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eMedals-Germany, Heer. Documents Of Oskar Heberlein, Radio Operator In Special Unit “Brandenburg” & Son Of Diplomat In Spain

Item: M0353-1

Germany, Heer. Documents Of Oskar Heberlein, Radio Operator In Special Unit “Brandenburg” & Son Of Diplomat In Spain

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Germany, Heer. Documents Of Oskar Heberlein, Radio Operator In Special Unit “Brandenburg” & Son Of Diplomat In Spain

The estate consists of a large number of letters and documents, including, but not limited to:


Heberlein’s Soldbuch, dated to October 10, 1941. Measuring 105 (w) mm x 145 (h) mm, presenting some scuffing and light fraying of the cover, the spine having mostly come apart, yet still holding together, with the interior virtually free of damage, remaining near very fine.


Wehrmacht Soldaten-Atlas (soldier’s map), 1941, 32 pages, measuring 335 (w) mm x 245 (h) mm, presenting light scuffing and fraying, a folding crease, and several loose pages, remaining near very fine.


A number of ID cards, including: Wartime ID card for Heberlein of the RFD (Reichsfachschaft für das Dolmetscherwesen = National Association of Translators) for Spanish language. Spanish driver’s licence (duplicate), dated to Madrid on August 17, 1943. German ID card, dated to Ettal (southern Bavaria) on December 13, 1934. Spanish diplomatic ID card, certifying Heberlein as the son of the consulate at the German embassy in Salamanca. Dated to September 19, 1937. Spanish residency card of Heberlein’s mother Margot, dated to Toledo on May 23, 1964.


A letter to Heberlein’s father from a fellow diplomate, telling him to remain careful when writing official statements and to not mention any German military personnel by name and rank, as well as to not mention the work of German military units. Letter is deemed “classified” (geheim) and is dated to Berlin, October 20, 1937.


Several documents and letters to and from Heberlein’s parents, family, and officials, with the goal to achieve Heberlein’s return from Bavaria to Spain, in order to be able to reunite with his parents. These include: A letter to the military government of the US occupied zone of Germany. A certification from Spanish Director General of Foreign Affairs Pelon Olay stating that Heberlein is eligible to enter Spain. Dated to Madrid on April 2, 1946. An application for military travel permit to leave Germany for Spain. Dated to November 8, 1946.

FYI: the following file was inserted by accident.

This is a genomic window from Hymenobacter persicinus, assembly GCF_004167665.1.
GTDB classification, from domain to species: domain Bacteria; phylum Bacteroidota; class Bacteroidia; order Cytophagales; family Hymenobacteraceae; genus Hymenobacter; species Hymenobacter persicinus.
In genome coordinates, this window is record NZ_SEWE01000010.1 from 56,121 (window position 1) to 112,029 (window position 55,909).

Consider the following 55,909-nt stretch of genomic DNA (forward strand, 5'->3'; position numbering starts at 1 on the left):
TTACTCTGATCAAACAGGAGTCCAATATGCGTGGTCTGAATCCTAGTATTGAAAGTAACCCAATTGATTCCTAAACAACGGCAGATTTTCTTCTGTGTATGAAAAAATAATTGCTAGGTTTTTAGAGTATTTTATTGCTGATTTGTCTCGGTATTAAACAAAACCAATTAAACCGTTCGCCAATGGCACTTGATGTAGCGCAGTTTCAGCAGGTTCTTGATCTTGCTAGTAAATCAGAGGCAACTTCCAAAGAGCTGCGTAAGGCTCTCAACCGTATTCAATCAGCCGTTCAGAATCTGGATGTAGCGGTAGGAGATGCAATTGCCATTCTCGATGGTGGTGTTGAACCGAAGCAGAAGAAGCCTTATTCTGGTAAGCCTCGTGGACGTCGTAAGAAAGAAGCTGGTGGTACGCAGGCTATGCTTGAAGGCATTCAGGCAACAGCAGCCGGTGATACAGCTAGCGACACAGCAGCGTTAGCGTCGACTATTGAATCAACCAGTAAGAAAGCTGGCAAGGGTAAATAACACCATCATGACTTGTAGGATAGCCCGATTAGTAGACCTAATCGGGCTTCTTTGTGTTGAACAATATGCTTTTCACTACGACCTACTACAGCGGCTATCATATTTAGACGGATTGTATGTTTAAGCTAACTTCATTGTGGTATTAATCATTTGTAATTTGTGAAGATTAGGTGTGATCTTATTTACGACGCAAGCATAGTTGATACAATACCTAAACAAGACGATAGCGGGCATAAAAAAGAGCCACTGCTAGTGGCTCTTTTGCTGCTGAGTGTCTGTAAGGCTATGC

Marching order, originally from April 30, 1945. Urgent special mission to join RAD Regiment 2 in Unterjoch, southern Bavaria. Heberlein is part of Grenadier Replacement and Training Battalion 470, 1st Convalescent Company.


Certificate of dismissal from army service, dated to May 1, 1945.


Certificate by Licenciado Anastasio Serrano Rubio, priest of the San Miguel y San Julián Church in Madrid, dated March 24, 1894, confirming that Camilo Antonio Calleja was born on February 15, 1894 in Madrid. The priest describes the communal baptism of Camilo Antonio performed by Licenciado Antonio Maria de Cascajeres y Azarra, Knight of the Order of Calatrava, I Class of the Order of Charity and member of the Royal Cavalry Academy of Zaragoza. The letter also describes the genealogical tree of Camilo Calleja as following: his parents were Don Camilo Calleja from Santiago, and Doña Anastacia M. Lurigut from New York; mother’s grandparents were Don Celestino Calleja Pino and Doña Gertrudiz Garcia Perez from Madrid; father’s grandparents were Don Maurice Lurigut and Doña Katherin McLarthy Fee.